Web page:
Candace Page: Ruth Page

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(Host) As she prepares to retire from the Burlington Free Press after 30 years,
journalist Candace Page reflects on what she owes her mother and fellow
journalist, Ruth Page.

(Page) My mother, Ruth Wolf Page,
celebrated her 90 th birthday this month. It’s been only a year or two
since she retired from her final job. She’s a hard act to follow.

I was a child, Ruth and my father, Proctor Page, owned a weekly
newspaper – although it might be more accurate to say the newspaper
owned them. Most of the news in the Suburban List consisted of town
notes, submitted by correspondents who mailed in bulletins about Grange
socials, out-of-town visitors and their neighbors’ trips to the

Mom was the one-woman professional staff, with an
occasional hand from Dad, who ran the business side. One of my most
enduring memories of childhood is of mother sitting at the kitchen table
on a Sunday night pounding out the week’s editorials. That cleared the
decks so that during the week she could work all day, cook dinner for a
husband and three children in Burlington each evening, then drive back
to the suburbs to report on whatever town board was meeting.

She and Dad sold the newspaper in the late 1970s, but retirement proved not to be in my mother’s genetic makeup.

reinvented herself as editor of National Gardening magazine. That led
to a nationally syndicated public radio program, Ruth Page’s Gardening
Journal, which led to a book. By this time, mom was approaching her 80s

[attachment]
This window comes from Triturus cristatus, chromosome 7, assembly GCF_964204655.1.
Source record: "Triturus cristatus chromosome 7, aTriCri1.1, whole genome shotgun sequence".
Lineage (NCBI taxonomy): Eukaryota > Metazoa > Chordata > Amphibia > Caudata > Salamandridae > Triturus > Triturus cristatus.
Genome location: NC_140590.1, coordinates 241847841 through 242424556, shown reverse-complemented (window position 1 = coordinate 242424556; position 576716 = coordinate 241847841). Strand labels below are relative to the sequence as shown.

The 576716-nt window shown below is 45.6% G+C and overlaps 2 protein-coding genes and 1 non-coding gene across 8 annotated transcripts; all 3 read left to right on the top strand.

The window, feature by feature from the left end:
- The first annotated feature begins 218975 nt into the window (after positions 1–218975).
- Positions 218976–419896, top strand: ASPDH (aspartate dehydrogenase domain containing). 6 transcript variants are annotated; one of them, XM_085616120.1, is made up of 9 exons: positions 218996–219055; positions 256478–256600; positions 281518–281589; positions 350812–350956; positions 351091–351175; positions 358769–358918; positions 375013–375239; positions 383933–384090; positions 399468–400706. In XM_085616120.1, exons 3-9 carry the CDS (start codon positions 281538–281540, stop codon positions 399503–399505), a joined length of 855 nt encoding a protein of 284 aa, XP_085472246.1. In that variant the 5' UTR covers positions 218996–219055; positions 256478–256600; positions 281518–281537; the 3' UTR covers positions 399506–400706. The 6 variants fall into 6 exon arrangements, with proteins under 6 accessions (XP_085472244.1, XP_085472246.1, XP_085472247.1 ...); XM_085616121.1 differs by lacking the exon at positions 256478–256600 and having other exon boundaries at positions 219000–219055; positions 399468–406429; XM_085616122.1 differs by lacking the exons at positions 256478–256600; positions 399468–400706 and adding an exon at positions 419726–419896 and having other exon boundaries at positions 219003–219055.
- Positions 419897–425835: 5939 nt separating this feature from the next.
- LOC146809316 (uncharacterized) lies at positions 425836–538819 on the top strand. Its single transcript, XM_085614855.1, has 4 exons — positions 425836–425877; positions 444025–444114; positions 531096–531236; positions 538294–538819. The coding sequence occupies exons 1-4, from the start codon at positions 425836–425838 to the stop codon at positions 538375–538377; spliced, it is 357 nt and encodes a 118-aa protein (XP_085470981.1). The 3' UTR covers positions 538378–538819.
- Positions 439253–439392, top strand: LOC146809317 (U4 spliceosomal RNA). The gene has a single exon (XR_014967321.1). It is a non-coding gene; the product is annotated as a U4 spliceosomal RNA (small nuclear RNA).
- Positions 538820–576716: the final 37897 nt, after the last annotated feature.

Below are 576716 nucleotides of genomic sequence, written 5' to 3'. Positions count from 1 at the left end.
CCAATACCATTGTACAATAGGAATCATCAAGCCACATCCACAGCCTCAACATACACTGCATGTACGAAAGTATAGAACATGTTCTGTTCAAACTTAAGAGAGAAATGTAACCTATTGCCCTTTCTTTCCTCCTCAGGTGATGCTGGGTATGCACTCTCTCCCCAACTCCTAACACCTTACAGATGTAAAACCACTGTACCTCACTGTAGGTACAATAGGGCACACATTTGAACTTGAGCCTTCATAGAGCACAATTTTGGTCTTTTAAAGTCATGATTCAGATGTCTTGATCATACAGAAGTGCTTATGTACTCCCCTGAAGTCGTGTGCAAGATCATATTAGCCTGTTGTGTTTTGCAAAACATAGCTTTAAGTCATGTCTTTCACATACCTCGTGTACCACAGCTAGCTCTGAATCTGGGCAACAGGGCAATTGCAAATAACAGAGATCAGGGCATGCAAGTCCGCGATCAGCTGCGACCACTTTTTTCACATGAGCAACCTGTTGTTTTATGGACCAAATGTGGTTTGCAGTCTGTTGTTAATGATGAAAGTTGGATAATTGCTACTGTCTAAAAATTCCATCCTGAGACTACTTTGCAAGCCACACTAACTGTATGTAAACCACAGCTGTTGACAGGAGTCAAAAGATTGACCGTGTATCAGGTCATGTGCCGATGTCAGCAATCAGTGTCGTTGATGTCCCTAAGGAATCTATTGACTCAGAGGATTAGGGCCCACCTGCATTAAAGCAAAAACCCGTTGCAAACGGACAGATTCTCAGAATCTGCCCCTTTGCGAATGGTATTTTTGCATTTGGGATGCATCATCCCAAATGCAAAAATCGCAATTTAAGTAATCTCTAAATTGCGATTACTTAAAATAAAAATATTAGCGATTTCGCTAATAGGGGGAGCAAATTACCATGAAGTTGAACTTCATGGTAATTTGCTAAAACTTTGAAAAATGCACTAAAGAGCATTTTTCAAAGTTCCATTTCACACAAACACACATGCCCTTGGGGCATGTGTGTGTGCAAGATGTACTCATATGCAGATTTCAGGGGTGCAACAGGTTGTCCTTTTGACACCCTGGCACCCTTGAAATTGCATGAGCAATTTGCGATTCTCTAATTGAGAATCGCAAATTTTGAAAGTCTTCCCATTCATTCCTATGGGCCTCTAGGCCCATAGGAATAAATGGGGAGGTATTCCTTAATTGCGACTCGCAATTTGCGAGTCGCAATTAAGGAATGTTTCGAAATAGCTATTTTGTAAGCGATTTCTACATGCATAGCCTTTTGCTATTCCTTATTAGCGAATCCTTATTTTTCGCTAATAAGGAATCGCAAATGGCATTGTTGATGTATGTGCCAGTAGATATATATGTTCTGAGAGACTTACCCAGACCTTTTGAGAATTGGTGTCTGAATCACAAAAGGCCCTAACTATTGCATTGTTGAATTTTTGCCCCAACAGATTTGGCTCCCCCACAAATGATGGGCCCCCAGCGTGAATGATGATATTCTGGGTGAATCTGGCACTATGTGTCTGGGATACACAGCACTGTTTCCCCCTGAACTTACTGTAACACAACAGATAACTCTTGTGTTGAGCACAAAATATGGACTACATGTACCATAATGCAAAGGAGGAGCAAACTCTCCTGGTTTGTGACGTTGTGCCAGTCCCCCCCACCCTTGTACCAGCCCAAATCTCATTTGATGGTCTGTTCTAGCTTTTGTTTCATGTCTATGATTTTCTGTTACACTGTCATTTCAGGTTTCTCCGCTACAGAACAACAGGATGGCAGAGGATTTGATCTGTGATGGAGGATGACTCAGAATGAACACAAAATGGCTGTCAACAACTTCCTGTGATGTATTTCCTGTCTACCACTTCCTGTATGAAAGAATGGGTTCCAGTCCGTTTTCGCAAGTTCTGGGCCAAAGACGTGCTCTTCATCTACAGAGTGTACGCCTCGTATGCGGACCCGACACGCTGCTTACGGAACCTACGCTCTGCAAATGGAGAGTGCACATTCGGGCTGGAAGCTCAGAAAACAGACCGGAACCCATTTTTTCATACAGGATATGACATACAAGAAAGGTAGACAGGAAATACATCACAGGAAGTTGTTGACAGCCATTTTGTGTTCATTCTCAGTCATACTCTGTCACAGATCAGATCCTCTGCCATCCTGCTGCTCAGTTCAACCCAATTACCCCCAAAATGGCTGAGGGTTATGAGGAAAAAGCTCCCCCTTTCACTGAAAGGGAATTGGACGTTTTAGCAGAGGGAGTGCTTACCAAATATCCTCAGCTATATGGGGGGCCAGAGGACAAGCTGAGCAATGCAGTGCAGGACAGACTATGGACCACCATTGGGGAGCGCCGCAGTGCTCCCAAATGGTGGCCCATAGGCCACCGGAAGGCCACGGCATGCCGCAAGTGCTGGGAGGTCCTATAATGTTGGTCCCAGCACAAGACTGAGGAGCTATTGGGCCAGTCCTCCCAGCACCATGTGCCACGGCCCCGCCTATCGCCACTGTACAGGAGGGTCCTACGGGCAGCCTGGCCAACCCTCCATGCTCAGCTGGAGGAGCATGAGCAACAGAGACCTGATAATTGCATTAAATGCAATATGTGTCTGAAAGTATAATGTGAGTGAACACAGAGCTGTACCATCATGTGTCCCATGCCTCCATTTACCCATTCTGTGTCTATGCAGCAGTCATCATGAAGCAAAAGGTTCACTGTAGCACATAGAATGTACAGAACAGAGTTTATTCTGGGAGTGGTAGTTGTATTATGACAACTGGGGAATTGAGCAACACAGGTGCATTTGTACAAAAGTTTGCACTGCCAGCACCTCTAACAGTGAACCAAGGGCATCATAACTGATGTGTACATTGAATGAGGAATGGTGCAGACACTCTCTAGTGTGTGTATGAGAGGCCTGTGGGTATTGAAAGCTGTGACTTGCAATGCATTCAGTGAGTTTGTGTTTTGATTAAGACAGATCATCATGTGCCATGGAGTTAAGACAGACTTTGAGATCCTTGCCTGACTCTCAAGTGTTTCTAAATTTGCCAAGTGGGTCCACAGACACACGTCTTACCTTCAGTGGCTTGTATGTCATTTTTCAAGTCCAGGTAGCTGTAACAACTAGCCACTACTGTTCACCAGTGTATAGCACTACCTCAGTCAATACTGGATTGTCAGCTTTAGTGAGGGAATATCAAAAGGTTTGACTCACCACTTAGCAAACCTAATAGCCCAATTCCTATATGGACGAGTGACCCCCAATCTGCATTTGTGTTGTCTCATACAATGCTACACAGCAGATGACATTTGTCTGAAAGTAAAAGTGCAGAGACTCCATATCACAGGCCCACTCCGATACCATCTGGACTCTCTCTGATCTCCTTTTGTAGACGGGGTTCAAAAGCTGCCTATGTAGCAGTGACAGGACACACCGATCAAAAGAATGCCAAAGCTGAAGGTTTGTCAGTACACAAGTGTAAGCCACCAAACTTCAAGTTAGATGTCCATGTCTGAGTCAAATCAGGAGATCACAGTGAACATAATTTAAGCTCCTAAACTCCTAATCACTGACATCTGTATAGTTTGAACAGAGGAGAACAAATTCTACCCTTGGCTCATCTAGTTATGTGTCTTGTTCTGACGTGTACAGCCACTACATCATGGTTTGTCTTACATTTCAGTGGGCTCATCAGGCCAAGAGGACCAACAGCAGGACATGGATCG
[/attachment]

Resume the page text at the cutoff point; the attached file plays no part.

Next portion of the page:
and I realized I had to abandon her as a role model because I’d never be
able to keep up. Until she was 90, she contributed commentaries to VPR,
focusing on the environmental issues that have become her passion.

perhaps it is no surprise that I find myself, late in my career, as a
daily journalist in Vermont, writing about the environment and small
town life – a job that has entertained me and enlightened me and kept me
fed for more than 30 years.

I left Vermont as a young woman, to
write for a big city newspaper. The work was challenging and I became a
better reporter, but it also left me feeling empty. My stories went
into the newspaper and out into the ozone and evaporated. I missed
walking down the street in Essex or Burlington and having people stop me
to praise or complain about a story. I missed knowing the family
history of the people I wrote about. I missed community. Soon I came
back to Vermont.

My mother taught me to be a writer, but her
greatest gift to me professionally was the life she led as a
working-woman journalist. It never occurred to me that journalism was a
man’s profession, even in the 1950s. I worked my first assignment for
the Suburban List when I was about 9, reporting on the Champlain Valley
Fair. With a little shove from Mom I marched into the mobile office of
"King Reid" Lefebvre, impresario of the midway, and asked for an
interview about the latest scary roller coaster ride. I’ve been asking
questions ever since.

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